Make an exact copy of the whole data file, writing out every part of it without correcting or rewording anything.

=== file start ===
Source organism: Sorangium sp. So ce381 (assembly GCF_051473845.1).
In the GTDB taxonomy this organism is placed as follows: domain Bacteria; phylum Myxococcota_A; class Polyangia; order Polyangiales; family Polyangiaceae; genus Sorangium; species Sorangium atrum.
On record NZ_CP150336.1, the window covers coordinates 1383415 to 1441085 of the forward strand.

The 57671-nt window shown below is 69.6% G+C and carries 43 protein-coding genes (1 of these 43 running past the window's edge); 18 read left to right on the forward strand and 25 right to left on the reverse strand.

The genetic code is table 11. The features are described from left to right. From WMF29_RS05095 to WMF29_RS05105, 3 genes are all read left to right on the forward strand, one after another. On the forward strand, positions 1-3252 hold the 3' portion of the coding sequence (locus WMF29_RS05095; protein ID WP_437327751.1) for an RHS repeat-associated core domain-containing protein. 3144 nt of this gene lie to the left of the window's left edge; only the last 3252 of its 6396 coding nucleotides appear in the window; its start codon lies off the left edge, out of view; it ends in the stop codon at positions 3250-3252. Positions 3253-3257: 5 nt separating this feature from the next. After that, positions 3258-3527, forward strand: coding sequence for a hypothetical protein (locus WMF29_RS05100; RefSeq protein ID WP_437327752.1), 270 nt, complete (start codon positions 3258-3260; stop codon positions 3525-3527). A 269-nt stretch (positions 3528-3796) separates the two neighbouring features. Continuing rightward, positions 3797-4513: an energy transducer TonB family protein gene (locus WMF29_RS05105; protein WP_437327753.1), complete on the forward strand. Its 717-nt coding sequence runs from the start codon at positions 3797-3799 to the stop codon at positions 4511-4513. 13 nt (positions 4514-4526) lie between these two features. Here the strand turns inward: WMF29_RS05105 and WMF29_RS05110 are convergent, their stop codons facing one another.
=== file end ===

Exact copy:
Source organism: Sorangium sp. So ce381 (assembly GCF_051473845.1).
In the GTDB taxonomy this organism is placed as follows: domain Bacteria; phylum Myxococcota_A; class Polyangia; order Polyangiales; family Polyangiaceae; genus Sorangium; species Sorangium atrum.
On record NZ_CP150336.1, the window covers coordinates 1383415 to 1441085 of the forward strand.

The 57671-nt window shown below is 69.6% G+C and carries 43 protein-coding genes (1 of these 43 running past the window's edge); 18 read left to right on the forward strand and 25 right to left on the reverse strand.

The genetic code is table 11. The features are described from left to right. From WMF29_RS05095 to WMF29_RS05105, 3 genes are all read left to right on the forward strand, one after another. On the forward strand, positions 1-3252 hold the 3' portion of the coding sequence (locus WMF29_RS05095; protein ID WP_437327751.1) for an RHS repeat-associated core domain-containing protein. 3144 nt of this gene lie to the left of the window's left edge; only the last 3252 of its 6396 coding nucleotides appear in the window; its start codon lies off the left edge, out of view; it ends in the stop codon at positions 3250-3252. Positions 3253-3257: 5 nt separating this feature from the next. After that, positions 3258-3527, forward strand: coding sequence for a hypothetical protein (locus WMF29_RS05100; RefSeq protein ID WP_437327752.1), 270 nt, complete (start codon positions 3258-3260; stop codon positions 3525-3527). A 269-nt stretch (positions 3528-3796) separates the two neighbouring features. Continuing rightward, positions 3797-4513: an energy transducer TonB family protein gene (locus WMF29_RS05105; protein WP_437327753.1), complete on the forward strand. Its 717-nt coding sequence runs from the start codon at positions 3797-3799 to the stop codon at positions 4511-4513. 13 nt (positions 4514-4526) lie between these two features. Here the strand turns inward: WMF29_RS05105 and WMF29_RS05110 are convergent, their stop codons facing one another.